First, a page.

Vermont National Guard urges vets exposed to toxic burn pits to seek benefits


The Vermont National Guard is asking veterans who were exposed to burn pits to help the Department of Veterans Affairs gather data on the health effects of exposure to airborne hazards.

Gregory C. Knight, adjutant general for the Vermont National Guard, served in Ramadi, Iraq, where burn pits — – large areas on military bases used to destroy toxic waste — were commonplace.

“It was pretty large,” he said, “and it was burning 24/7.” 

Knight, who has lingering health issues from the exposure, is among more than 700 members enrolled in a burn pit registry aimed at gathering information to help the VA provide care. To be eligible for benefits, veterans must show they served in an area where burn pits were used, as well as evidence of health conditions related to exposure within 10 years of leaving active duty.

Knight said thousands of National Guard members deployed in Afghanistan, Iraq and other areas oin southwest Asia were exposed to the potential hazards of burn pit. He said a little bit of everything went into the pit: pressure treated lumber, batteries, tires, paint, medical waste, even human waste.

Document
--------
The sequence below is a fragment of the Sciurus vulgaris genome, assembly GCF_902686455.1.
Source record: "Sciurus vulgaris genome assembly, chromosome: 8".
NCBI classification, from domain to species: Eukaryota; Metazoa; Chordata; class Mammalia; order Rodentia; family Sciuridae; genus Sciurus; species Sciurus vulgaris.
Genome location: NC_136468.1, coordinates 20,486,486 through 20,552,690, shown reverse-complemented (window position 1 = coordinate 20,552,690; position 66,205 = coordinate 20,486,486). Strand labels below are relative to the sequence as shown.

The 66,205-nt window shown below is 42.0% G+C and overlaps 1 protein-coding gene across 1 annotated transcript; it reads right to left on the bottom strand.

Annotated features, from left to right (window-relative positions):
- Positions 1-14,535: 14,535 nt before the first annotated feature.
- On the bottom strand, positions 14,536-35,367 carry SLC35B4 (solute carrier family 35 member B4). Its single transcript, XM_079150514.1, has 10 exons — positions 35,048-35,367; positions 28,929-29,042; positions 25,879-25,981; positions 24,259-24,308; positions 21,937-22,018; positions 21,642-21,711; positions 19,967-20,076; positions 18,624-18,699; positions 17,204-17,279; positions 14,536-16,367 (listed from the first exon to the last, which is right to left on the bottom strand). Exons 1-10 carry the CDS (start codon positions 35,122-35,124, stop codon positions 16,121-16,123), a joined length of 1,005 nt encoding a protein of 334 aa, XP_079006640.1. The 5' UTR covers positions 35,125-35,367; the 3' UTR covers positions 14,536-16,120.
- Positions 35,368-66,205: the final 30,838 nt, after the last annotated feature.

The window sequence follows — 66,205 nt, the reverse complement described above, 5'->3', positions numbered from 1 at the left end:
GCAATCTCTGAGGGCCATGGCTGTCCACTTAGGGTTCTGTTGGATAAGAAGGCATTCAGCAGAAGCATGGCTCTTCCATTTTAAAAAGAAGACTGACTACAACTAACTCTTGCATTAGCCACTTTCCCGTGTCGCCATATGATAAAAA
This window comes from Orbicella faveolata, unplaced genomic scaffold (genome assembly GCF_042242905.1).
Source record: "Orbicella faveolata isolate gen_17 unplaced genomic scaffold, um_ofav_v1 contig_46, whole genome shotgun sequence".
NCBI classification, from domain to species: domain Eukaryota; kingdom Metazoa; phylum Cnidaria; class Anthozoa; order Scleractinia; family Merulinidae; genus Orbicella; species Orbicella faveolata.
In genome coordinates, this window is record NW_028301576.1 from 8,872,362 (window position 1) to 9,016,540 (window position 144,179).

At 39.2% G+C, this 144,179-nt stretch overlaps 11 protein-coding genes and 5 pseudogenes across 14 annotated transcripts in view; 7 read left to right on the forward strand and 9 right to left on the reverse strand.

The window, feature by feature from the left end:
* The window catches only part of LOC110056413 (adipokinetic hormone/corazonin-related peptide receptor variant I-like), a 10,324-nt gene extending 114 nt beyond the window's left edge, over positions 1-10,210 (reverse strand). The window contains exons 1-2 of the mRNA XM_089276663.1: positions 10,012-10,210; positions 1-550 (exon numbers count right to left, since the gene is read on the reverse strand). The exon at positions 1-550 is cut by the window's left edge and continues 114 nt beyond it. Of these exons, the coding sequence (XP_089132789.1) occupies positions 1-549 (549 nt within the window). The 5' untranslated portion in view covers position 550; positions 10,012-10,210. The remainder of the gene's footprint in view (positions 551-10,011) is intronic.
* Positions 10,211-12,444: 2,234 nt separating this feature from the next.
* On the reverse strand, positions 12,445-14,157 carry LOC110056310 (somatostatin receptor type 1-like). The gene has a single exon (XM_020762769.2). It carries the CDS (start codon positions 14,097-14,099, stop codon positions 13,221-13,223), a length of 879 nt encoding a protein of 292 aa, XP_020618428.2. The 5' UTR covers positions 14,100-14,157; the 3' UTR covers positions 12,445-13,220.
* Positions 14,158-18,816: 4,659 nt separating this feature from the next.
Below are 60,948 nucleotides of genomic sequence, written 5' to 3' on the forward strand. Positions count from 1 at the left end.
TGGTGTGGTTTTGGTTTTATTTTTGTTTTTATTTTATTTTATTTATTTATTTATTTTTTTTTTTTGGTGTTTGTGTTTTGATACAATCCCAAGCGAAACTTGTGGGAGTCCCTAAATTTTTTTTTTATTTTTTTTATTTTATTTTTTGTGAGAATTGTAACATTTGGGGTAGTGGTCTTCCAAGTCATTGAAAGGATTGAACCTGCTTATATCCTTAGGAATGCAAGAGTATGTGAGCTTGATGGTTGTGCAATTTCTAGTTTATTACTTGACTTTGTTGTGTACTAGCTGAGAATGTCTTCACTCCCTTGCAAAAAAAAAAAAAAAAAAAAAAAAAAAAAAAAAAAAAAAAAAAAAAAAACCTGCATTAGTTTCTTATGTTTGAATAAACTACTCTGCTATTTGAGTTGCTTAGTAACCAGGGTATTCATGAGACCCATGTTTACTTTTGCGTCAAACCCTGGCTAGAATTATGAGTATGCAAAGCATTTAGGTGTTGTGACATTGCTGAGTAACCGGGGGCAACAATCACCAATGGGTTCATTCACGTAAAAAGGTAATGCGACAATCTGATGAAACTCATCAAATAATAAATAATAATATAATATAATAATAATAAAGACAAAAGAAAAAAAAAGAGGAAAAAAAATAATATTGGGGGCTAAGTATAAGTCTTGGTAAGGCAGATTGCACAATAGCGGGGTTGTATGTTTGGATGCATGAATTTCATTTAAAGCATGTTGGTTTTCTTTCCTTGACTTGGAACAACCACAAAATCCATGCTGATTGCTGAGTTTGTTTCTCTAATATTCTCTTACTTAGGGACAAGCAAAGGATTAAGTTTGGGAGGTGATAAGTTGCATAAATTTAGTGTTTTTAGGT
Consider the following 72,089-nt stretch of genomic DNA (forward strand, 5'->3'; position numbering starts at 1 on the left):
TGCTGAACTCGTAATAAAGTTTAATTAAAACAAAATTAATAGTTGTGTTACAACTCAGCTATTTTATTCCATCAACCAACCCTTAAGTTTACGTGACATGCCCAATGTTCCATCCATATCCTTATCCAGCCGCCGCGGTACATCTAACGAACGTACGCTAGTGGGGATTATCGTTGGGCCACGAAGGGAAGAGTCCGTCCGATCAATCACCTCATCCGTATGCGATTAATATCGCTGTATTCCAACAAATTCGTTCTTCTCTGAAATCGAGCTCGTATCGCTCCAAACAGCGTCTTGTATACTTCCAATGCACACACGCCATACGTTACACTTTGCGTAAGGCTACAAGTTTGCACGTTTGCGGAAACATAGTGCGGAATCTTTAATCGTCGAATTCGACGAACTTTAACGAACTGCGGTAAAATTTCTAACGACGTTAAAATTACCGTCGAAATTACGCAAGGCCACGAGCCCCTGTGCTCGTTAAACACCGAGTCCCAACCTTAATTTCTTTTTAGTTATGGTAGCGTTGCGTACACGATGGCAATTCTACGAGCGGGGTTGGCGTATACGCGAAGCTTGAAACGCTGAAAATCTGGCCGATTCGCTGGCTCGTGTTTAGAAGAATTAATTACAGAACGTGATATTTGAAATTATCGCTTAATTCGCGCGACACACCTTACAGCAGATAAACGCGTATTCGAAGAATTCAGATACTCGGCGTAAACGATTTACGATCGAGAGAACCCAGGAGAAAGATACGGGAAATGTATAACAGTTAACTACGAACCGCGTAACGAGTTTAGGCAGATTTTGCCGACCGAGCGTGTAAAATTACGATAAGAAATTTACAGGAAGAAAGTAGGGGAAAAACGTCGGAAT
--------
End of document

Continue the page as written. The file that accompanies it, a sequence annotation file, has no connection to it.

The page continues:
“And it’s in the air all the time,” he said. 

The Vermont Office of Veterans Affairs helps veterans file claims to receive benefits. In August, the VA added three presumptive conditions related to the toxic exposure: Asthma, rhinitis and sinusitis.

Knight urged veterans exposed to burn pits to enroll in registry. He said it is important for members to also sign a release of medical information from your primary care provider to the VA. 

“They served, they volunteered, they went on challenging deployments, the least we can do is take care of them on the backside,” he said.

New York Sen. Kirsten Gillibrand is among those advocating for veterans with diseases linked to burn pits. In a statement she said the link between exposure to burn pits and the “devastating” effects of respiratory illnesses and rare cancers is clear

“No one should have to spend years jumping through hoops, doing research, and paying for doctors and biopsies to prove to the VA that their illness is service-related,” she said.

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